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View Full Version : Mixing heads within the same zone


JimLewis
10-31-2007, 05:13 PM
I know we're usually taught to not mix different kinds of heads on the same zone. For instance, you normally wouldn't want to put a RB 1804 spray head on the same zone as a RB 5000 rotor. And you normally wouldn't put a MP Rotator on the same zone as zone that was otherwise 1804 with regular nozzles.

Matched precip. rate is usually desirable. But I've found certain cases where it was NOT desirable. Where it actually created problems and the solution was to change out one or more heads to a totally different kind of head that had a lower precip. rate.

I just wanted to start a discussion. In your experience, what circumstances is it acceptable to throw in different heads with totally different precip. rates within the same zone? Or if you think that's never acceptable, tell me why.

Mike Leary
10-31-2007, 05:26 PM
Hey Jim, it's not winter yet & we're not sitting around with our feet up, yet.
That said, I've mixed & matched many times on spray & rotor zones.
Reason? Sun/shade in the same zone, different water requirements from
plants in the same zone (lavender & hydrangeas), poor soil conditions causing
runoff can be partially fixed by smaller nozzles than adjacent heads. With the
Weather Matic 5503 brass, we can use with drip or MP Rotators depending
on plant needs.

hoskm01
10-31-2007, 05:30 PM
Acceptable.

We use them often for either oddly shaped areas where I cant reasonably shoot a rotor into, or extremely shady areas where I want considerably less precipitation.

On renovations or repairs, maybe an MP out in the middle to catch a hot spot.

jerryrwm
10-31-2007, 05:37 PM
Sometimes there is a huge difference between 'book teaching' and the real world. One needs to do what actually has to be done to get the area watered correctly especially if the budget is a factor. It may not be right on the drawing board but by gawd it works in the field.

Mike Leary
10-31-2007, 05:55 PM
Sometimes there is a huge difference between 'book teaching' and the real world. One needs to do what actually has to be done to get the area watered correctly especially if the budget is a factor. It may not be right on the drawing board but by gawd it works in the field.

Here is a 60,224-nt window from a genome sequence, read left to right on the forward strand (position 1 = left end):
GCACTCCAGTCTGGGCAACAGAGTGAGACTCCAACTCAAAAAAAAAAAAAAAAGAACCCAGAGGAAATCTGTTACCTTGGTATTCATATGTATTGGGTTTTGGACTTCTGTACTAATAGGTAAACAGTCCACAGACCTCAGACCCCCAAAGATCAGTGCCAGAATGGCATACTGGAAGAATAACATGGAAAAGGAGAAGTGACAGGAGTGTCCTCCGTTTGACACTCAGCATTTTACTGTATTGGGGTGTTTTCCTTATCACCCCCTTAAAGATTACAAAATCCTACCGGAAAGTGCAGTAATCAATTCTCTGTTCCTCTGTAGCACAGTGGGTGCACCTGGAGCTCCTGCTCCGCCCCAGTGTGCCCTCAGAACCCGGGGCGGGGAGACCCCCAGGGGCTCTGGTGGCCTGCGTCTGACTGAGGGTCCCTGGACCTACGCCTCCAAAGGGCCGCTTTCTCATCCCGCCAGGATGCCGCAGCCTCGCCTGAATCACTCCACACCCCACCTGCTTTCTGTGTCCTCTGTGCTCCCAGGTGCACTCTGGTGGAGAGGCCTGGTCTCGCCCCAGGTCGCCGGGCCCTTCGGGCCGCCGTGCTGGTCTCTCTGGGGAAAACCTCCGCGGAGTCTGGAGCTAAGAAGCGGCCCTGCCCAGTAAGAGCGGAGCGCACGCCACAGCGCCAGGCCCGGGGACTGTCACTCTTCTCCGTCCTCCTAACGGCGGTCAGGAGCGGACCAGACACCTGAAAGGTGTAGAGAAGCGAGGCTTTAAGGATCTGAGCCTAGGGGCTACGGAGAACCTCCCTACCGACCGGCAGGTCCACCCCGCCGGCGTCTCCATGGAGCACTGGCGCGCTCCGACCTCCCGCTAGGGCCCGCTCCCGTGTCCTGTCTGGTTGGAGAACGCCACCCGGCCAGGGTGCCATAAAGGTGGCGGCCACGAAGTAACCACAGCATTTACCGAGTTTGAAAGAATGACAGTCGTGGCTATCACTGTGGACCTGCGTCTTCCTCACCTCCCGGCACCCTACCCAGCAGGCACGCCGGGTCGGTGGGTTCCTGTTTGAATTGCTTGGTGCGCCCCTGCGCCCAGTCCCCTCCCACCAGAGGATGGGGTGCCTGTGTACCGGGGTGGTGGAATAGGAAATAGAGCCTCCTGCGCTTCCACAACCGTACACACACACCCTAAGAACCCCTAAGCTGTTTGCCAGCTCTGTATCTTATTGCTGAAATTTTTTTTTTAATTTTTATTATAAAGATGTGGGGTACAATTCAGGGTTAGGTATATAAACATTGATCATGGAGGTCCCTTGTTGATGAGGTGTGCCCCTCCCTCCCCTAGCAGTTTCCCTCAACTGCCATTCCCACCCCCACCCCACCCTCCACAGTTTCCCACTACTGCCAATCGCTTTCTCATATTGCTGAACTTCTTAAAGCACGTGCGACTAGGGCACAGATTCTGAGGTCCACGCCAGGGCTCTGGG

Only experience will teach the real world knowledge & the brass to break
the "rules".

londonrain
10-31-2007, 06:01 PM
Sometimes there is a huge difference between 'book teaching' and the real world. One needs to do what actually has to be done to get the area watered correctly especially if the budget is a factor. It may not be right on the drawing board but by gawd it works in the field.Ditto........

FIMCO-MEISTER
10-31-2007, 08:30 PM
Ditto to every post in this thread. Do it all the time. I'll use a brass nozzle in a hot corner on a plastic nozzle system. several other things I do the purist would frown on.

Kiril
11-01-2007, 12:16 AM
I'll only do it in a pinch when renovating. If the system was designed properly to begin with, there would be no need for mix-matching. Course we all know how well systems are typically designed. :cry: :cry:

Let's take the example of trees in a turf zone. Now one might think it would be OK to mix mp rotators with sprays in order to meet the trees water requirements, however consider how much water you will be wasting in order to do that (given a 3-4 day cycle for the turf). This would be a case where I would keep the nozzles matched and run a schedule to deep water the trees instead of trying to mix-match. Of course, depending on how large an area that zone covers, you could very well be wasting more water than your saving by doing the deep water.

If we extend this scenario to shading, we have an entirely different problem, especially if sprinklers cover both shade and sun areas.

In short, there is no easy answer. In the end I let the site and plants tell me what to do.

londonrain
11-01-2007, 03:56 AM
I'll only do it in a pinch when renovating. If the system was designed properly to begin with, there would be no need for mix-matching. Course we all know how well systems are typically designed. :cry: :cry:

If money grew on tress then every system could be designed properly... with shade zones, tree zones..shady turf zones....etc...:laugh:

FIMCO-MEISTER
11-01-2007, 06:10 AM
If money grew on tress then every system could be designed properly... with shade zones, tree zones..shady turf zones....etc...:laugh:

On top of that every system would have a Calsense timer, moisture sensors at three levels on each zone.

hoskm01
11-01-2007, 10:34 AM
Wouldnt tree/shade zones always be changing? When a tree is first installed, it may be small and provide literally no shade at all. 30 years down the road, that zone will have to be a bit different to cut back on water in the shade vs. sun.

Kiril
11-01-2007, 11:19 AM
On top of that every system would have a Calsense timer, moisture sensors at three levels on each zone.

Ahhhhh, you said Calsense. http://www.websmileys.com/sm/love/663.gif

And as long as money is flowing freely, why not a single sensor to monitor moisture levels in 10 cm increments.

http://www.sentek.com.au/products/envirosmart.asp?lang=en

Rotor_Tool
11-01-2007, 09:14 PM
This is as appropriate as farting in church.:nono:

I know I'll take some heat for being the only one brave enough to say it. It makes for good fodder though! :cool2:

EagleLandscape
11-01-2007, 10:03 PM
I guess we wouldnt run into this problem is the system was designed properly in the first case:)
That being said, if you are having to compensate for a poor design, do whatever it takes to make it work.